Saturday, January 9, 2010

"Chupke Chupke Raat Din..." By Ghulam Ali - - Unique, Matchless, Distinctive Ghazal Singing Maestro


Ghulam Ali was born in 1940, at village Kaleke, district Sialkot, before Indo-Pak partition. He belongs to a musical family; his father was vocalist and sarangi player who trained him earlier. He also got trained from Bade Ghulam Ali Khan's brother Ustad Barkat Ali Khan who is another great singer. He is normally identified as a follower of one and only Ustad Bade Ghulam Ali Khan, an unmatched legend of classical music. Besides him, he learnt music from Bade Mubarak Ali Khan. All these great teachers of classical music taught him finer details of classical music, making him one of the best classical singers of all times. And his solid base in pure classical music, Raagas, Thumaris is quite evident in all his singing; making is style unique and peerless. He started his singing career at Lahore radio during 1960.

He sings his Ghazals, Thumaris and Nazms in the live concerts in many countries. He is extremely careful about his foodstuffs and avoids anything that could hurt his voice.

While experimenting with classical singing, melodies, Raagas; he realized that music lovers generally enjoy semi-classical or classical based Ghazal more as compared to pure classical music. Also, he came under the association of a master poet whom he has called Sufi Sahab. He steered Ghulam Ali to enter into the realm of the heart and aesthetics of Ghazals. Sufi Sahab trained him how to deliver the ‘Shers’ (Poetry) effectively without twisting the beauty of the poetry. He told him where to stop and where to stress so that the words remained crystal clear.
His Matchless Style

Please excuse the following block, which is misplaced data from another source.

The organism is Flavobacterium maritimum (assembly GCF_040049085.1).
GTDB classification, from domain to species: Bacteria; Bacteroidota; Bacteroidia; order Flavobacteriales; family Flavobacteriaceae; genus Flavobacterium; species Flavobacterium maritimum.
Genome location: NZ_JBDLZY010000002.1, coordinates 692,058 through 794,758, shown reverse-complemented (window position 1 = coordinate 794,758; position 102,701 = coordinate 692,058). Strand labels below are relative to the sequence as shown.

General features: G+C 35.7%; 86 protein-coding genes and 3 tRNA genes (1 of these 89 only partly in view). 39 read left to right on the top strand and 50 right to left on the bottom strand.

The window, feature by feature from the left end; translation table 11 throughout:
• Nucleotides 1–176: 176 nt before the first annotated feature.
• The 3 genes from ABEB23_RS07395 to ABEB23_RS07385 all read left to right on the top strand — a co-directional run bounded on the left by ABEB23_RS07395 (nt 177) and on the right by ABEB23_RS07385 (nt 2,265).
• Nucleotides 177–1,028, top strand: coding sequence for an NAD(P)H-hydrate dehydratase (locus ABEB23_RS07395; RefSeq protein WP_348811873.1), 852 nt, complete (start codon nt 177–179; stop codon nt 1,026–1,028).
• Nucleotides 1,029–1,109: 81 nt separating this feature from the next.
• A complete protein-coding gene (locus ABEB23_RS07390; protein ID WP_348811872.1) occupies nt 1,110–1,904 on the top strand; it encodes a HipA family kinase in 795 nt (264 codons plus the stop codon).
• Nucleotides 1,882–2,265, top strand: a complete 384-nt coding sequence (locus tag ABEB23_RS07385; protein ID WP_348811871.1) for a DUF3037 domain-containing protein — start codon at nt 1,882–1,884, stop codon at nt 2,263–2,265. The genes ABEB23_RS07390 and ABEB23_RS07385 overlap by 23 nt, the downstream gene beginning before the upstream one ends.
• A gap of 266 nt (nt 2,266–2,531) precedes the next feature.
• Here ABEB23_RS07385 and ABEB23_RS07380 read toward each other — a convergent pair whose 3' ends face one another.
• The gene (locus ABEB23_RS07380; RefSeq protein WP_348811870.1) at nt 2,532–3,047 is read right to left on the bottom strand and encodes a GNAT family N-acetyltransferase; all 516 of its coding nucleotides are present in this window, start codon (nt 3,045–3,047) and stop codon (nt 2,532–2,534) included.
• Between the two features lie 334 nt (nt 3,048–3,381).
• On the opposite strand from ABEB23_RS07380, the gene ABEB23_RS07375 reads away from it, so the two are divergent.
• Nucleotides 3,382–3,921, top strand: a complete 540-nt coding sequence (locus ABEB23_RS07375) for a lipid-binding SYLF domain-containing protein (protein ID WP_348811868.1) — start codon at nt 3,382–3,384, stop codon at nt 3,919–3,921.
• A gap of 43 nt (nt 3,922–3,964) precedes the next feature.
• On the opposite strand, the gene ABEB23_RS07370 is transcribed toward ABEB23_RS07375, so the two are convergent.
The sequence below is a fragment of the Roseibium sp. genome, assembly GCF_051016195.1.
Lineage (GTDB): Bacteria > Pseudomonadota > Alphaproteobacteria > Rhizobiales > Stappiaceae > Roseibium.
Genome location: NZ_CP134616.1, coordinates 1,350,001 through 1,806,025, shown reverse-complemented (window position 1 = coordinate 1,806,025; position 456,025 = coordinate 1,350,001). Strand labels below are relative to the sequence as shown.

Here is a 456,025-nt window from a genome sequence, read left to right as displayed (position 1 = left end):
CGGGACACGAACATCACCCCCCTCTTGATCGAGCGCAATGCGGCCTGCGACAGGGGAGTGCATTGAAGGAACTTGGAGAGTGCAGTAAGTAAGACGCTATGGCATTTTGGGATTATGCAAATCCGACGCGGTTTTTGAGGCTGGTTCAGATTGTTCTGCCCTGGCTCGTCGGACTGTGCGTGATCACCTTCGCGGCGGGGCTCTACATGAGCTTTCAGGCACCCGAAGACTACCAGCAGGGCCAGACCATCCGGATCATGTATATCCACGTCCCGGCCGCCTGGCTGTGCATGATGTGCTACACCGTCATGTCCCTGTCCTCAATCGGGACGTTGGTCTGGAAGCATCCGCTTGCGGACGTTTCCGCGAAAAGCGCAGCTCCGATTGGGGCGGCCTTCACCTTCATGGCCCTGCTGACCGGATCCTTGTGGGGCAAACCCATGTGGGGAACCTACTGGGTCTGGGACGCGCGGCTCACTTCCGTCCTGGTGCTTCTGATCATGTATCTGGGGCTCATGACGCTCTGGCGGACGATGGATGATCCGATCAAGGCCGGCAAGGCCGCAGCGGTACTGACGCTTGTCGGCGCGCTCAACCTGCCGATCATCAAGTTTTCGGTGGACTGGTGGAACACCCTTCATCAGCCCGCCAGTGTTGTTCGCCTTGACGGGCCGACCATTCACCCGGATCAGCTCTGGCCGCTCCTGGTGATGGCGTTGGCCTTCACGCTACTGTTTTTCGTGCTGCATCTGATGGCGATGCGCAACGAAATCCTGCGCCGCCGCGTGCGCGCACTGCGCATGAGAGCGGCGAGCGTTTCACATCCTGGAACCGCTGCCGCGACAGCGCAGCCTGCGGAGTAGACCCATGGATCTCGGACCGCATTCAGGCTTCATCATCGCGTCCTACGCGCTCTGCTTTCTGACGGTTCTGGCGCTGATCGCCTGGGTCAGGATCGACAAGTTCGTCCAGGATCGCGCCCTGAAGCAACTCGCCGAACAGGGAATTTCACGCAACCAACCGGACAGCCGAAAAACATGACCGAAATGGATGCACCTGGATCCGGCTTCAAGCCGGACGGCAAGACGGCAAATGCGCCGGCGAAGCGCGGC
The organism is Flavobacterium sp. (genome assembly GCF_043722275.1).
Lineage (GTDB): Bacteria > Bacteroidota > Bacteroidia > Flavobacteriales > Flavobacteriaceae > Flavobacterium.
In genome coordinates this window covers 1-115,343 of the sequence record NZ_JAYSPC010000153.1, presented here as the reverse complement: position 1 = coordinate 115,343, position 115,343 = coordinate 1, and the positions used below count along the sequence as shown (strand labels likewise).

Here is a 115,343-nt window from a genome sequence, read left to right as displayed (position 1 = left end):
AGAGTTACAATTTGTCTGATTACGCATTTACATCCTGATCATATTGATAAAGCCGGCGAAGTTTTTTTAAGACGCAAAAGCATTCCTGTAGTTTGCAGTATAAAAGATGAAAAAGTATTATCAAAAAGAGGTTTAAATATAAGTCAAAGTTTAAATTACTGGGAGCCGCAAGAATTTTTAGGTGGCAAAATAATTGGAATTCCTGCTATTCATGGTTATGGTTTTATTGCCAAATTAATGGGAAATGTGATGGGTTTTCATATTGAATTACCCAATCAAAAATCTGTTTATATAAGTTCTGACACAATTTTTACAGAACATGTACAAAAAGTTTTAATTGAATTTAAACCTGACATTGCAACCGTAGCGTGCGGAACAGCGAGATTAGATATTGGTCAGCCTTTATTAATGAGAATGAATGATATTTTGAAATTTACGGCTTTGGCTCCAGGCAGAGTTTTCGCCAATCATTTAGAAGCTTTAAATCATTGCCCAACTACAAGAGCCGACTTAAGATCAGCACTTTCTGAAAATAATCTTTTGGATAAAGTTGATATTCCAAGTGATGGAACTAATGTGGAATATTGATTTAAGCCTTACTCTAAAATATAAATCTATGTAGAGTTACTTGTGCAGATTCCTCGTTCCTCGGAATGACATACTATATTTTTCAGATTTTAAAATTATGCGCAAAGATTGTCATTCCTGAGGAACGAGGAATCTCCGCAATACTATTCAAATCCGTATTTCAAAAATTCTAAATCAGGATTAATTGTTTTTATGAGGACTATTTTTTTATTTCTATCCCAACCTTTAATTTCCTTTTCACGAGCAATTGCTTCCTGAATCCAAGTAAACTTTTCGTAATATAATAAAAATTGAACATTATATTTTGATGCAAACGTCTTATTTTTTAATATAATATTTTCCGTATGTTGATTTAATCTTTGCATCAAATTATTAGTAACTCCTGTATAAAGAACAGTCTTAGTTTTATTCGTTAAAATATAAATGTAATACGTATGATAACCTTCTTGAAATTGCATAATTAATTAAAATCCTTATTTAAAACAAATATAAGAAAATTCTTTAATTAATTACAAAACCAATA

Ghulam Ali has a heavy, baritone voice, and while singing Ghazals he creates an effect which is simply out of this world. He is gifted with very delicate vibrations in his voice which he uses very beautifully in his singing, to express a whole range of feelings through it. He could make it sound completely romantic, he can make it sound depressed, he can make it sound anything that he wants almost effortlessly owing to his persistent Riyaaz (practice).

Ghulam Ali is equally sensitive about the rhythm and technical virtuosity of the Ghazals. He recites each word very clearly, making sure that the meaning of the Ghazal is conveyed effectively. He could recite same ‘Sher’ (couplet) five times making it sound different each time and conveying a new sense each time with his wonderful talent. It's an absolute pleasure to listen to his Ghazal which has only a few ‘Shers’ (verses) but goes on for about 15-20 minutes enjoying his voice modulations. Recall his rendering of "Tez hawaaaaaaa ne muzse puchha, rait pe kya likhate rahete ho..." from "Itni muddat baad mile ho" Ghazal, you'll know what I mean. The only other person who can make 15 plus minute long Ghazal sound equally beautiful is Mehdi Hassan.

It's his classical style of singing combined with soul and emotion of the Ghazal without distorting simplicity of reciting the words makes Ghulam Ali so distinctive. Many music critics and experts commonly agree that Ghulam Ali’s compositions are very tough, and it's next to impossible to reproduce them.

For his live concerts, usually the accompanying musical instruments are harmonium and Tabla. He himself plays these instruments quite well. The musical instruments such as Sarod, Sitar, Santoor often complement him, but it is his voice which rules, and not the instruments.
Immense Popularity
Despite of his classical based Ghazals, he is very popular among critics, as well as, music lovers giving him rare praise in various countries besides his own. Due to this very reason many music labels such as HMV Saregama, Music India, Polydor, Venus, Tips, T-Series, Navras Sony across the globe have produced numerous compilations of his Ghazals.
Again, owing to his enormous popularity, some of his Ghazals have been used in the Indian (Hindi) movies. His popular Ghazal "Chupke chupke raat din.." has been used in the movie Nikaah featuring Raj Babbar and Salma Aghaa. Moreover, many of the Hindi film songs have been "inspired" from some of his Ghazals. "Thodi si jo pi li hain, chori to nahi ki hain" from Namak Halal (Ghazal - Hungama hain kyon barpa) as you would recognize, is one them.

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